Tomcat 7 running behind Apache 2 SSL proxy and client certificate authentication
This is not really a ZK bug, it is more of a browser/apache issue. The problem occurs only when uploading files with ZK Fileupload through an SSL/TLS connection with client certificate authentication.
When the file is larger than 128 KB, the server (Apache 2, which is a proxy to the Tomcat that hosts the application) returns 413 Request Entity Too Large, regardless of request size limit settings. After doing a little research, I found out that at the moment I upload a file, the server requires SSL renegotiation. Since the SSL buffer is 128 KB (default) and the POST request I'm sending when uploading the file is larger than 128 KB, this causes an SSL Buffer Overflow error and Apache returns 413. The request does not even get to the ZK Fileupload AU extension, but the upload component starts to send progress check requests. The data stuctures required for the progress check are not initialized because the first, multipart, request, which did not get to tomcat, initialises them. NPEs start flying.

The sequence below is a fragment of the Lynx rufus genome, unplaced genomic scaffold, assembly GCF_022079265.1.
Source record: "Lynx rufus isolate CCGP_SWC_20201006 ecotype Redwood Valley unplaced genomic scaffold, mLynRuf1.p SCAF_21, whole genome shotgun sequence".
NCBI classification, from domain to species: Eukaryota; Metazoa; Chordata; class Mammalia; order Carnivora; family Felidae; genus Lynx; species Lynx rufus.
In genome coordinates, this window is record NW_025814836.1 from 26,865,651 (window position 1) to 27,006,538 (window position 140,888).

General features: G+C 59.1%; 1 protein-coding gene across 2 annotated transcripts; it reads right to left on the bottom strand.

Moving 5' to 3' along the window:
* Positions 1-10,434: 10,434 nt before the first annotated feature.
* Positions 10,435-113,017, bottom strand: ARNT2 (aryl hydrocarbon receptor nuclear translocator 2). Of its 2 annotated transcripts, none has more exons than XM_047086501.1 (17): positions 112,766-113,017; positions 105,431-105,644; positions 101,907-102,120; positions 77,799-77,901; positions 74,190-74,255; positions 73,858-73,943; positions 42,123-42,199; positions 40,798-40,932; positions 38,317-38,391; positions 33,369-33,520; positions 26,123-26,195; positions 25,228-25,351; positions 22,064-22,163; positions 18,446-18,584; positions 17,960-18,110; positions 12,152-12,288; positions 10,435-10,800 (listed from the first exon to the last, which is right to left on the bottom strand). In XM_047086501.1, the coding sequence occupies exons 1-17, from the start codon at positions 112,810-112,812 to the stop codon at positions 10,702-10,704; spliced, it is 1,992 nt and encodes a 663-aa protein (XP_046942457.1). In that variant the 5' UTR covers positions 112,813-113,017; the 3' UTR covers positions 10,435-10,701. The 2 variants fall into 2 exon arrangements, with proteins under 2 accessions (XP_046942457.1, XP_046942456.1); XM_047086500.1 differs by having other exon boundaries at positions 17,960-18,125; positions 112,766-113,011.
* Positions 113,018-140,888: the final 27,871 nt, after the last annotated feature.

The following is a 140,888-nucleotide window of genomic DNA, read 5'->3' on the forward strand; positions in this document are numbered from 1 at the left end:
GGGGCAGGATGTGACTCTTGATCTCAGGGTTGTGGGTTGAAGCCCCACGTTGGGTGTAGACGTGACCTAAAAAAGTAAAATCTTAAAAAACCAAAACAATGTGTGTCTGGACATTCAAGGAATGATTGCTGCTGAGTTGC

The most obvious, yet naive approach would be to increase the SSL Buffer size. However, this is prone to DoS attacks with large request bodies.
A little more hacky, but currently working solution, is to send a GET request to the server right before uploading the file. This is due to the fact, that the GET request triggers the SSL renegotiation and then the POST multipart request with the (possibly) large request body uses the same connection, since the default Keep-Alive time is 5 seconds.
My current workaround is to start a ZK timer ticking once every few seconds, to keep the connection alive, wherever I have file upload functionality.
My suggestions are:
- Introduce a setting which makes the fileupload component send an AJAX GET request before POSTing the multipart form, in order to avoid SSL Buffer Overflow
- When sending the periodic AJAX requests that get the progress of the file being uploaded, check whether the Maps, conataining the progress data are initialised. If they aren't, signal an error.